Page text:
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Mortgage Rates Rise to One-Month High on Jobs Report

mortgage rates

The average U.S. rate for a 30-year fixed mortgage rose this week to the highest level in a month as the lowest unemployment rate since the start of the pandemic convinced investors the economy was heating up.

The rate rose to 2.87% from 2.77% last week, reversing six weeks of declines, Freddie Mac said in a report on Thursday. The average fixed rate for a 15-year home loan was 2.15%, up from 2.10%, the mortgage financier said.

Rates rose after a report on Friday showed the unemployment rate had fallen to 5.4% in July, the lowest level since March 2020 when U.S. pandemic lockdowns began. Payrolls increased by 943,000, the biggest jump in almost a year, the Labor Department said in the report.

“Following last Friday’s strong jobs report, which revealed broad-based gains in employment and wage growth, mortgage rates are moving higher,” said Sam Khater, Freddie Mac’s chief economist.

Mortgage rates have been bouncing around in a quarter-percentage-point band for the last four months as bond investors vacillate between concern about inflation, after economic reports showed the economy heating up, and worry that a resurgence of the Covid-19 pandemic would chill the nation’s recovery from the steepest recession in more than eight decades.

While rates are higher this week, no major economic forecaster is predicting them to exceed 4% at least through 2022. The average U.S. rate for a 30-year fixed mortgage this year likely will average 3.1%, matching the 2020 average, and rise to 3.7% in 2022, Freddie Mac said in a July 15 forecast.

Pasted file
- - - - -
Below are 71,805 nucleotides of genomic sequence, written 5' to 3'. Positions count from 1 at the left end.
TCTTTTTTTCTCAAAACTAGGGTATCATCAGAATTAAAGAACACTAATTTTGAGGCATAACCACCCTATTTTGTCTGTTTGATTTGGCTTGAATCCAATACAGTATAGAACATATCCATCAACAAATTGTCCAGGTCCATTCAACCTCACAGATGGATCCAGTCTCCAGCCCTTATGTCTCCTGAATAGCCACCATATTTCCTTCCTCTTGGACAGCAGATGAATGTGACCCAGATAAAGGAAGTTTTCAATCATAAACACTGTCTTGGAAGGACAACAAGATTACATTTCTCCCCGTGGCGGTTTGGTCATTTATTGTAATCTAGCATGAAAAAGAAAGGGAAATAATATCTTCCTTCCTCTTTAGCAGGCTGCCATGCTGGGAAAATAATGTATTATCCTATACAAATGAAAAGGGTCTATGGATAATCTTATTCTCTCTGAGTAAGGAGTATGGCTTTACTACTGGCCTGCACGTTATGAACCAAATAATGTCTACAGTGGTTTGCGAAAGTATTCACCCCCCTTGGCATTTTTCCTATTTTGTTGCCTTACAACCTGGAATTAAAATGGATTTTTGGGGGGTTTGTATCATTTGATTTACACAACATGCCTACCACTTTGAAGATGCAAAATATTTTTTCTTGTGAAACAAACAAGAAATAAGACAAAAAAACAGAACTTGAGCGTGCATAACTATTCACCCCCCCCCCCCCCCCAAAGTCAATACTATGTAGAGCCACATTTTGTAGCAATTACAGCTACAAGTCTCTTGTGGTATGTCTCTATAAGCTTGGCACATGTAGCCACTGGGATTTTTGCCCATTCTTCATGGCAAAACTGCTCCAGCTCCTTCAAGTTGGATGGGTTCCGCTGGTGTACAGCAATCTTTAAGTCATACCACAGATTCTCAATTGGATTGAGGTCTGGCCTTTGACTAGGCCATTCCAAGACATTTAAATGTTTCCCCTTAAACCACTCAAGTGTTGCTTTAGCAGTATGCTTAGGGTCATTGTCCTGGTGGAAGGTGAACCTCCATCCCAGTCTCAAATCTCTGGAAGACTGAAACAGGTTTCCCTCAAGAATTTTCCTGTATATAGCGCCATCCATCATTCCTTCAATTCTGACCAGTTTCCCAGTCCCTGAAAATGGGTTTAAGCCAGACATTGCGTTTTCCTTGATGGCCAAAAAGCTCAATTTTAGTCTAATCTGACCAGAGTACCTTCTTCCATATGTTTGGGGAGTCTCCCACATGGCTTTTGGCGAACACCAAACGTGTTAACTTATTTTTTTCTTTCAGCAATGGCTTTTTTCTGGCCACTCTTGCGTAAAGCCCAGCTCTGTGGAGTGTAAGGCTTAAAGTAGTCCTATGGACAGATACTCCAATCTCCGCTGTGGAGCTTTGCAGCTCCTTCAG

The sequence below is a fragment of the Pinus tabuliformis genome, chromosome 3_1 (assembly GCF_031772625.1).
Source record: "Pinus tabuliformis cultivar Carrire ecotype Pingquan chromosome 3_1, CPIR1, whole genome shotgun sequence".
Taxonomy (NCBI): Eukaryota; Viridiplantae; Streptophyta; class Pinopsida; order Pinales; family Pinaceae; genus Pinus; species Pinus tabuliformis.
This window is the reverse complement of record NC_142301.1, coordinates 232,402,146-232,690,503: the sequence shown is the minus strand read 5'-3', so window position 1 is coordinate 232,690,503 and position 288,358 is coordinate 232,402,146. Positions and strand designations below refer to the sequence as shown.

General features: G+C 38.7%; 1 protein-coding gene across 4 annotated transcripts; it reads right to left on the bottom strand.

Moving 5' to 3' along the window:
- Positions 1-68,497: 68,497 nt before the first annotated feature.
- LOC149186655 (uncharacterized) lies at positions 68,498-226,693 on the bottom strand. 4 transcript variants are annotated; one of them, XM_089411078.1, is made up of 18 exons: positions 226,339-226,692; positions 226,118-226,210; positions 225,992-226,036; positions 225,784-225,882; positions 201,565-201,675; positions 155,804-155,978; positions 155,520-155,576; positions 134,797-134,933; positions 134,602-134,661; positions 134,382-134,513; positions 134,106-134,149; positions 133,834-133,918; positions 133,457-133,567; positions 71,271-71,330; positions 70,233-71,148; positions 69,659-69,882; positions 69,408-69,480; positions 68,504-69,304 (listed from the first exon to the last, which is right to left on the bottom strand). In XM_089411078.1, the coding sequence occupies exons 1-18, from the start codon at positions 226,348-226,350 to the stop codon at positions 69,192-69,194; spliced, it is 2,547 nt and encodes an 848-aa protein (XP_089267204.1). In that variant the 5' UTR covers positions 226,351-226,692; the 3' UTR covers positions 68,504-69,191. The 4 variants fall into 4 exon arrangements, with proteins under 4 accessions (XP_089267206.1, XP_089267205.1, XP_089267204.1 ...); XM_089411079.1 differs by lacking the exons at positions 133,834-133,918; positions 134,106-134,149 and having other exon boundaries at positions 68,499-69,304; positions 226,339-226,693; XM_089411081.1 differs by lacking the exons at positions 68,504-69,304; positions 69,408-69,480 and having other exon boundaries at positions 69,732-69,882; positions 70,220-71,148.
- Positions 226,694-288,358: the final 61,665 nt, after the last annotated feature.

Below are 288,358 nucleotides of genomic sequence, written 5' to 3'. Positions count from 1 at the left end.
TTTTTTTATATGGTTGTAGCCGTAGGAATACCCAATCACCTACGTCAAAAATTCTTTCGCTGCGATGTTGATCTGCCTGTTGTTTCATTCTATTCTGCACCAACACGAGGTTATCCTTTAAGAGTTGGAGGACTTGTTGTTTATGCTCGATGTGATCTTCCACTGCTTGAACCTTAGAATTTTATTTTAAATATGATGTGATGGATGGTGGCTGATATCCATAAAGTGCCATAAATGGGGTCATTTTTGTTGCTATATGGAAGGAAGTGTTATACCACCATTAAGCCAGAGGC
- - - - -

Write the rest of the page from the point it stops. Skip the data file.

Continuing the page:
“Despite the rise, rates remain very low, particularly given that economic growth is strong and will continue into next year,” Khater said.

For the year, the economy is expected to grow at a 6.6% rate, which would be the fastest pace since 1984, Goldman Sachs said in a report to clients on July 26. When the economy is booming, mortgage investors typically demand higher yields to compensate for potential inflation that could ensue, which leads to higher loan rates for consumers.

About The Author:

Kathleen Howley has more than 20 years of experience reporting on the housing and mortgage markets for Bloomberg, Forbes and HousingWire. She earned the Gerald Loeb Award for Distinguished Business and Financial Journalism in 2008 for coverage of the financial crisis, plus awards from the New York Press Club and National Association of Real Estate Editors. She holds a degree in journalism from the University of Massachusetts, Amherst.

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